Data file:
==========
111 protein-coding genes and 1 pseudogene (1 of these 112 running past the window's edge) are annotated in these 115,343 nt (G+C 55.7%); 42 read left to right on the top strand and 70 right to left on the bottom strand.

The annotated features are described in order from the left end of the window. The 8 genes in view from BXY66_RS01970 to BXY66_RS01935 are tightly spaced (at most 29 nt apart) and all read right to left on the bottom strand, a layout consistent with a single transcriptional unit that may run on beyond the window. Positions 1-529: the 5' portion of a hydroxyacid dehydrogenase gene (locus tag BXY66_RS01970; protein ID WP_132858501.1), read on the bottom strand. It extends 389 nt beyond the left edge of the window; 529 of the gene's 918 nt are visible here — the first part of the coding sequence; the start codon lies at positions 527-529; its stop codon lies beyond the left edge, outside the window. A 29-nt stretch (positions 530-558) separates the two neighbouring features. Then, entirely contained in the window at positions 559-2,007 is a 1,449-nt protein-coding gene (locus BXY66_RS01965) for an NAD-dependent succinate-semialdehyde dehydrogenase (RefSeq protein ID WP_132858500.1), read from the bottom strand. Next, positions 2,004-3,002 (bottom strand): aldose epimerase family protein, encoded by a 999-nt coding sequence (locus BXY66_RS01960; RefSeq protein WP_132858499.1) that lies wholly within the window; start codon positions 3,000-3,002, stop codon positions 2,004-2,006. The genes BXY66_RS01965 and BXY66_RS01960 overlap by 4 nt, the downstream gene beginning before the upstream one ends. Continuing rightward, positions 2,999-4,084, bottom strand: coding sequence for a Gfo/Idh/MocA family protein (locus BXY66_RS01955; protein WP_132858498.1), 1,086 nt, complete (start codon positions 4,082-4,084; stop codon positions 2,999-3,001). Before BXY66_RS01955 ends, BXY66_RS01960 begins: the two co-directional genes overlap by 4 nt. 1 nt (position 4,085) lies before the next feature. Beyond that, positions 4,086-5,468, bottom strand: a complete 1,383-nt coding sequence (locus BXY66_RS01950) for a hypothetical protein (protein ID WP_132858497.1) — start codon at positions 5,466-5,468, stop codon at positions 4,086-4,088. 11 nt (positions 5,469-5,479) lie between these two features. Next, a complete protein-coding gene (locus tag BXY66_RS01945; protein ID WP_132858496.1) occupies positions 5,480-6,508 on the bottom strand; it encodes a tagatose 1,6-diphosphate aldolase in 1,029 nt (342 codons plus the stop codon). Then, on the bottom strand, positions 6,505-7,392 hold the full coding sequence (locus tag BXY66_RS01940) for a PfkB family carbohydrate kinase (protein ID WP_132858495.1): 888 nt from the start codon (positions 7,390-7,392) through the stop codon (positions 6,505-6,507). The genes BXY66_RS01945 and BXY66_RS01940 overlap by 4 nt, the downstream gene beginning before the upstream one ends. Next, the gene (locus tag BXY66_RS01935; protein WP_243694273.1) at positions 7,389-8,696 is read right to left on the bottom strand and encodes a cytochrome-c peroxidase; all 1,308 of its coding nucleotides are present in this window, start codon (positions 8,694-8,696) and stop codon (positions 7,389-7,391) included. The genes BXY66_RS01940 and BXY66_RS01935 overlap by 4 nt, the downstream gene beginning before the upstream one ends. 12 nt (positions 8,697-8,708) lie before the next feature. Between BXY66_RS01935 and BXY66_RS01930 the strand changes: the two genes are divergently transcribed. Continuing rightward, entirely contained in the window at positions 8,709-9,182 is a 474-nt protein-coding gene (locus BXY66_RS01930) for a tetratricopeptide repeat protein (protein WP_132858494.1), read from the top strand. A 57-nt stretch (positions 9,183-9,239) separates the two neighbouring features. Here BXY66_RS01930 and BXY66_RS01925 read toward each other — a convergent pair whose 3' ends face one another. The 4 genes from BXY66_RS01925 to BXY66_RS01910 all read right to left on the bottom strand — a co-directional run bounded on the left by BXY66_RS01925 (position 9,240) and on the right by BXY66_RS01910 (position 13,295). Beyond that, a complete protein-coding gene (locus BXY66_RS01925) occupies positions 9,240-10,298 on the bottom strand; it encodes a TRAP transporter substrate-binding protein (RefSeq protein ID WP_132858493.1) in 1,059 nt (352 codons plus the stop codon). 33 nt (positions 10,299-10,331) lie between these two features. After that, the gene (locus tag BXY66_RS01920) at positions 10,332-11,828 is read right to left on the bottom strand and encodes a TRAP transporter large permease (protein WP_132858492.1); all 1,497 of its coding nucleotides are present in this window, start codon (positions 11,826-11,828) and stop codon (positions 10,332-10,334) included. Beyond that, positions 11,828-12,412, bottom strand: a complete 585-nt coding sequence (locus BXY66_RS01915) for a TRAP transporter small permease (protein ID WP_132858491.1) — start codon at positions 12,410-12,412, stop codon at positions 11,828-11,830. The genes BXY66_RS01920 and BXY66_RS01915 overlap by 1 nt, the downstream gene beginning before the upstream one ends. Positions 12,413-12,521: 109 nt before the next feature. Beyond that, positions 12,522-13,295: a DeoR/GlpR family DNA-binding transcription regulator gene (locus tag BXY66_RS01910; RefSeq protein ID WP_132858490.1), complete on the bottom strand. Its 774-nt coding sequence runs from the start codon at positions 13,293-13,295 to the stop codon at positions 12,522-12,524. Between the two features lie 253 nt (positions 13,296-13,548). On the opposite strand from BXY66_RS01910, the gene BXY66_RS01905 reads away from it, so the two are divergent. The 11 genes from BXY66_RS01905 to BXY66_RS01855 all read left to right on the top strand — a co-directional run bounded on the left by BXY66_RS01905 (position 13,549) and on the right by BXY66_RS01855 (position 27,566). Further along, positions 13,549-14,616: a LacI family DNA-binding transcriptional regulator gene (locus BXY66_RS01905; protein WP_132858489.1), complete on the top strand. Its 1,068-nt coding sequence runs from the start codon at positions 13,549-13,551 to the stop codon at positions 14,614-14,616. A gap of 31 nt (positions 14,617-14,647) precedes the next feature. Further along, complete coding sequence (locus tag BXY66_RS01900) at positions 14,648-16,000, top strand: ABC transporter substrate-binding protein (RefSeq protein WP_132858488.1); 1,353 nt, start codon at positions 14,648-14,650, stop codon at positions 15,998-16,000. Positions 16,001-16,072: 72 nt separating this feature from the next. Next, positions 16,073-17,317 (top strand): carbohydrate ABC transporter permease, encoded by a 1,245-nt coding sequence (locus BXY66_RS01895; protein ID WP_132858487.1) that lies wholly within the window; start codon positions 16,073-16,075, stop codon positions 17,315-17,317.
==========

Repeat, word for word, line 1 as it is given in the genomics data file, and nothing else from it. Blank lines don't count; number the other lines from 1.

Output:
111 protein-coding genes and 1 pseudogene (1 of these 112 running past the window's edge) are annotated in these 115,343 nt (G+C 55.7%); 42 read left to right on the top strand and 70 right to left on the bottom strand.